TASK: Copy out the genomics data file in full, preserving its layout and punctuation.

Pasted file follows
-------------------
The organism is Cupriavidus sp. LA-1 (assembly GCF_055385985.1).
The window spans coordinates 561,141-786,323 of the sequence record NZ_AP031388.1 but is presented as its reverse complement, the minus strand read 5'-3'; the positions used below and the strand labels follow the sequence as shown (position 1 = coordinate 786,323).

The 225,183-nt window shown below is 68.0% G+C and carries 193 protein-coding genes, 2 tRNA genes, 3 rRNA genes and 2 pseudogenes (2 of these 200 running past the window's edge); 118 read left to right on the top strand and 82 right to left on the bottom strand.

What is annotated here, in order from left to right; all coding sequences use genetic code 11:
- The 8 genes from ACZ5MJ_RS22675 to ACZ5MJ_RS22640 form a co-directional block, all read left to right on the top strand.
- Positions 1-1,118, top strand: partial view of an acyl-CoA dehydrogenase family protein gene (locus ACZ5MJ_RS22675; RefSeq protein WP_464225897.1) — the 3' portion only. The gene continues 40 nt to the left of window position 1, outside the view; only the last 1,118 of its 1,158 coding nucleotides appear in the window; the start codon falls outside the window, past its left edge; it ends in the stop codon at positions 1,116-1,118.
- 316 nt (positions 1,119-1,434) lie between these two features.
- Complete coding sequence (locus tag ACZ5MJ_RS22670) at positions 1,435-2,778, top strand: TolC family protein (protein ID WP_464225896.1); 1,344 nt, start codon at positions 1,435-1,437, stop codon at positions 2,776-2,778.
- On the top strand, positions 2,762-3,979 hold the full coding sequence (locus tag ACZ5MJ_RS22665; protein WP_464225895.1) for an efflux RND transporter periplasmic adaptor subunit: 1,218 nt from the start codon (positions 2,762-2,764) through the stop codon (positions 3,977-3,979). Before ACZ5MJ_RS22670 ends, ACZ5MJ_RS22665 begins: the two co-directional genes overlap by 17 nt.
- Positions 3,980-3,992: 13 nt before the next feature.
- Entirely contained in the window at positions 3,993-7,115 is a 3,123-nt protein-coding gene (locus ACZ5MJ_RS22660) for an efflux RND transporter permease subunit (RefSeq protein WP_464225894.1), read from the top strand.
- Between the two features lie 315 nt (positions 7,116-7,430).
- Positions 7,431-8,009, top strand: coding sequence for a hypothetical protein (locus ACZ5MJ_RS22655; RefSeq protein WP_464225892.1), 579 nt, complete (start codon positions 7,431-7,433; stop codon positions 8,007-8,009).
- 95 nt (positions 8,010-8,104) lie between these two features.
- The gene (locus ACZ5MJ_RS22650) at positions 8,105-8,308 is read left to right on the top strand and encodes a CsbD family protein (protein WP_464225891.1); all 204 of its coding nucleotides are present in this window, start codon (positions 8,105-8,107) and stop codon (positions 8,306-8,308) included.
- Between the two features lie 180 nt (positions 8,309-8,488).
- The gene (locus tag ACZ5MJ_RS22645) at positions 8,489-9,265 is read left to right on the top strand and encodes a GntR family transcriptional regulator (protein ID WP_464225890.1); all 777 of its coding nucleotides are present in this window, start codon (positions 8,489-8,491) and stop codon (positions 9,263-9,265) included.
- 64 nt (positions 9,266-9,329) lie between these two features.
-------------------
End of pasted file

The organism is Cupriavidus sp. LA-1 (assembly GCF_055385985.1).
The window spans coordinates 561,141-786,323 of the sequence record NZ_AP031388.1 but is presented as its reverse complement, the minus strand read 5'-3'; the positions used below and the strand labels follow the sequence as shown (position 1 = coordinate 786,323).

The 225,183-nt window shown below is 68.0% G+C and carries 193 protein-coding genes, 2 tRNA genes, 3 rRNA genes and 2 pseudogenes (2 of these 200 running past the window's edge); 118 read left to right on the top strand and 82 right to left on the bottom strand.

What is annotated here, in order from left to right; all coding sequences use genetic code 11:
- The 8 genes from ACZ5MJ_RS22675 to ACZ5MJ_RS22640 form a co-directional block, all read left to right on the top strand.
- Positions 1-1,118, top strand: partial view of an acyl-CoA dehydrogenase family protein gene (locus ACZ5MJ_RS22675; RefSeq protein WP_464225897.1) — the 3' portion only. The gene continues 40 nt to the left of window position 1, outside the view; only the last 1,118 of its 1,158 coding nucleotides appear in the window; the start codon falls outside the window, past its left edge; it ends in the stop codon at positions 1,116-1,118.
- 316 nt (positions 1,119-1,434) lie between these two features.
- Complete coding sequence (locus tag ACZ5MJ_RS22670) at positions 1,435-2,778, top strand: TolC family protein (protein ID WP_464225896.1); 1,344 nt, start codon at positions 1,435-1,437, stop codon at positions 2,776-2,778.
- On the top strand, positions 2,762-3,979 hold the full coding sequence (locus tag ACZ5MJ_RS22665; protein WP_464225895.1) for an efflux RND transporter periplasmic adaptor subunit: 1,218 nt from the start codon (positions 2,762-2,764) through the stop codon (positions 3,977-3,979). Before ACZ5MJ_RS22670 ends, ACZ5MJ_RS22665 begins: the two co-directional genes overlap by 17 nt.
- Positions 3,980-3,992: 13 nt before the next feature.
- Entirely contained in the window at positions 3,993-7,115 is a 3,123-nt protein-coding gene (locus ACZ5MJ_RS22660) for an efflux RND transporter permease subunit (RefSeq protein WP_464225894.1), read from the top strand.
- Between the two features lie 315 nt (positions 7,116-7,430).
- Positions 7,431-8,009, top strand: coding sequence for a hypothetical protein (locus ACZ5MJ_RS22655; RefSeq protein WP_464225892.1), 579 nt, complete (start codon positions 7,431-7,433; stop codon positions 8,007-8,009).
- 95 nt (positions 8,010-8,104) lie between these two features.
- The gene (locus ACZ5MJ_RS22650) at positions 8,105-8,308 is read left to right on the top strand and encodes a CsbD family protein (protein WP_464225891.1); all 204 of its coding nucleotides are present in this window, start codon (positions 8,105-8,107) and stop codon (positions 8,306-8,308) included.
- Between the two features lie 180 nt (positions 8,309-8,488).
- The gene (locus tag ACZ5MJ_RS22645) at positions 8,489-9,265 is read left to right on the top strand and encodes a GntR family transcriptional regulator (protein ID WP_464225890.1); all 777 of its coding nucleotides are present in this window, start codon (positions 8,489-8,491) and stop codon (positions 9,263-9,265) included.
- 64 nt (positions 9,266-9,329) lie between these two features.